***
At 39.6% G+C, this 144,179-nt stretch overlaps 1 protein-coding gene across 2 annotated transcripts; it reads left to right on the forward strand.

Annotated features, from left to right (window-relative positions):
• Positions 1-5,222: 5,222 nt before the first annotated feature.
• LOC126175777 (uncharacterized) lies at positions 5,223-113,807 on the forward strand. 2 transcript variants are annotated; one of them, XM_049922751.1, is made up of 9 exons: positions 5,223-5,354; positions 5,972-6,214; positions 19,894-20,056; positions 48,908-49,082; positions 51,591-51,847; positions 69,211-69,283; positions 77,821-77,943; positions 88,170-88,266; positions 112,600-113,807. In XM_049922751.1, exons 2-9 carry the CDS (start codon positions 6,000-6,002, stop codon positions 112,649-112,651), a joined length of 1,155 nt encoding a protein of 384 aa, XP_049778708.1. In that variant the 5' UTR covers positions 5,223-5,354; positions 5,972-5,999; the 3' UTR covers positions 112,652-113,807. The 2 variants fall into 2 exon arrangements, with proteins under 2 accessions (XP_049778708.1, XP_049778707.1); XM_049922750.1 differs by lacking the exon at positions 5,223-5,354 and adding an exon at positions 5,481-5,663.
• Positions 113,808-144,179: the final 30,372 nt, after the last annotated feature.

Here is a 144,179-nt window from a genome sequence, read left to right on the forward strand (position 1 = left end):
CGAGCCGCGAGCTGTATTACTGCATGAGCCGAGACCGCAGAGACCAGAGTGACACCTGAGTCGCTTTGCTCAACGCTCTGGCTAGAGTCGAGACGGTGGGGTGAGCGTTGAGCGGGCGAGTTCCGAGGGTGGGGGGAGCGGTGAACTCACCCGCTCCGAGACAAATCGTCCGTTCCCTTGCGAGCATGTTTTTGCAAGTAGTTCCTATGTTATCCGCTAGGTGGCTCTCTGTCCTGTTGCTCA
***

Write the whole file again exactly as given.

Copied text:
At 39.6% G+C, this 144,179-nt stretch overlaps 1 protein-coding gene across 2 annotated transcripts; it reads left to right on the forward strand.

Annotated features, from left to right (window-relative positions):
• Positions 1-5,222: 5,222 nt before the first annotated feature.
• LOC126175777 (uncharacterized) lies at positions 5,223-113,807 on the forward strand. 2 transcript variants are annotated; one of them, XM_049922751.1, is made up of 9 exons: positions 5,223-5,354; positions 5,972-6,214; positions 19,894-20,056; positions 48,908-49,082; positions 51,591-51,847; positions 69,211-69,283; positions 77,821-77,943; positions 88,170-88,266; positions 112,600-113,807. In XM_049922751.1, exons 2-9 carry the CDS (start codon positions 6,000-6,002, stop codon positions 112,649-112,651), a joined length of 1,155 nt encoding a protein of 384 aa, XP_049778708.1. In that variant the 5' UTR covers positions 5,223-5,354; positions 5,972-5,999; the 3' UTR covers positions 112,652-113,807. The 2 variants fall into 2 exon arrangements, with proteins under 2 accessions (XP_049778708.1, XP_049778707.1); XM_049922750.1 differs by lacking the exon at positions 5,223-5,354 and adding an exon at positions 5,481-5,663.
• Positions 113,808-144,179: the final 30,372 nt, after the last annotated feature.

Here is a 144,179-nt window from a genome sequence, read left to right on the forward strand (position 1 = left end):
CGAGCCGCGAGCTGTATTACTGCATGAGCCGAGACCGCAGAGACCAGAGTGACACCTGAGTCGCTTTGCTCAACGCTCTGGCTAGAGTCGAGACGGTGGGGTGAGCGTTGAGCGGGCGAGTTCCGAGGGTGGGGGGAGCGGTGAACTCACCCGCTCCGAGACAAATCGTCCGTTCCCTTGCGAGCATGTTTTTGCAAGTAGTTCCTATGTTATCCGCTAGGTGGCTCTCTGTCCTGTTGCTCA